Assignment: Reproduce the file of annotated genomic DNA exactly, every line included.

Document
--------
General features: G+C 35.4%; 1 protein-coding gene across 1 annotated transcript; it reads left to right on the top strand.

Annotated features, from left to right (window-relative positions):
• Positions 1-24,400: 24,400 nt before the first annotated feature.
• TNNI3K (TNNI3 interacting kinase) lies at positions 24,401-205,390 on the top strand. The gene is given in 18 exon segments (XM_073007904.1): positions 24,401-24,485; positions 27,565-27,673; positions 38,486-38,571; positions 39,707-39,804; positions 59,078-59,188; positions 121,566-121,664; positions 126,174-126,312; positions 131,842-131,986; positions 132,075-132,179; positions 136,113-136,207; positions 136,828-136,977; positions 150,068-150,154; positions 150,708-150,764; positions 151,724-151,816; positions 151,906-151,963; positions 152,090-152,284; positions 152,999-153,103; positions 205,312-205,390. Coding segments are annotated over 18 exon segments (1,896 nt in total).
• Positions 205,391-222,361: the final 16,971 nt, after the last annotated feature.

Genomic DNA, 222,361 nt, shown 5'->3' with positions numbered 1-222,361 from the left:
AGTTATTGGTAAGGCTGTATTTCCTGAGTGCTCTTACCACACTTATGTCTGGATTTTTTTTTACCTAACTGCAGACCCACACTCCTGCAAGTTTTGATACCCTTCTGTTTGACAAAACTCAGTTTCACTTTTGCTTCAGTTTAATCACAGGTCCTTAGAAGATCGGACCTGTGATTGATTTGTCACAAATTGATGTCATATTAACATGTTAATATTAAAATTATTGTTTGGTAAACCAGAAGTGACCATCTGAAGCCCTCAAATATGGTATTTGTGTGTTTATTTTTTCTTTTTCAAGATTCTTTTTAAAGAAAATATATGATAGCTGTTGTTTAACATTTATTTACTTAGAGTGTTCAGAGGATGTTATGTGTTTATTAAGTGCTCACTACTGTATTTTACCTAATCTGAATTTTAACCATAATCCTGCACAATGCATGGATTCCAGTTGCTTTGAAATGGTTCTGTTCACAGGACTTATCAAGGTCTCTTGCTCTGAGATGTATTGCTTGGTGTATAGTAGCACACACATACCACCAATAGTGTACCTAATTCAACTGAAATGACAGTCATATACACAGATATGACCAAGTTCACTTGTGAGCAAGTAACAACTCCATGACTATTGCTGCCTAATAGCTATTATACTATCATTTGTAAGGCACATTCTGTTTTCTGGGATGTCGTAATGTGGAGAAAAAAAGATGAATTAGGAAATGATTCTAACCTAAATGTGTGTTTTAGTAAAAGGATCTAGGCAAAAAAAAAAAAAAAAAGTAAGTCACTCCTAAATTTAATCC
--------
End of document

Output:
General features: G+C 35.4%; 1 protein-coding gene across 1 annotated transcript; it reads left to right on the top strand.

Annotated features, from left to right (window-relative positions):
• Positions 1-24,400: 24,400 nt before the first annotated feature.
• TNNI3K (TNNI3 interacting kinase) lies at positions 24,401-205,390 on the top strand. The gene is given in 18 exon segments (XM_073007904.1): positions 24,401-24,485; positions 27,565-27,673; positions 38,486-38,571; positions 39,707-39,804; positions 59,078-59,188; positions 121,566-121,664; positions 126,174-126,312; positions 131,842-131,986; positions 132,075-132,179; positions 136,113-136,207; positions 136,828-136,977; positions 150,068-150,154; positions 150,708-150,764; positions 151,724-151,816; positions 151,906-151,963; positions 152,090-152,284; positions 152,999-153,103; positions 205,312-205,390. Coding segments are annotated over 18 exon segments (1,896 nt in total).
• Positions 205,391-222,361: the final 16,971 nt, after the last annotated feature.

Genomic DNA, 222,361 nt, shown 5'->3' with positions numbered 1-222,361 from the left:
AGTTATTGGTAAGGCTGTATTTCCTGAGTGCTCTTACCACACTTATGTCTGGATTTTTTTTTACCTAACTGCAGACCCACACTCCTGCAAGTTTTGATACCCTTCTGTTTGACAAAACTCAGTTTCACTTTTGCTTCAGTTTAATCACAGGTCCTTAGAAGATCGGACCTGTGATTGATTTGTCACAAATTGATGTCATATTAACATGTTAATATTAAAATTATTGTTTGGTAAACCAGAAGTGACCATCTGAAGCCCTCAAATATGGTATTTGTGTGTTTATTTTTTCTTTTTCAAGATTCTTTTTAAAGAAAATATATGATAGCTGTTGTTTAACATTTATTTACTTAGAGTGTTCAGAGGATGTTATGTGTTTATTAAGTGCTCACTACTGTATTTTACCTAATCTGAATTTTAACCATAATCCTGCACAATGCATGGATTCCAGTTGCTTTGAAATGGTTCTGTTCACAGGACTTATCAAGGTCTCTTGCTCTGAGATGTATTGCTTGGTGTATAGTAGCACACACATACCACCAATAGTGTACCTAATTCAACTGAAATGACAGTCATATACACAGATATGACCAAGTTCACTTGTGAGCAAGTAACAACTCCATGACTATTGCTGCCTAATAGCTATTATACTATCATTTGTAAGGCACATTCTGTTTTCTGGGATGTCGTAATGTGGAGAAAAAAAGATGAATTAGGAAATGATTCTAACCTAAATGTGTGTTTTAGTAAAAGGATCTAGGCAAAAAAAAAAAAAAAAAGTAAGTCACTCCTAAATTTAATCC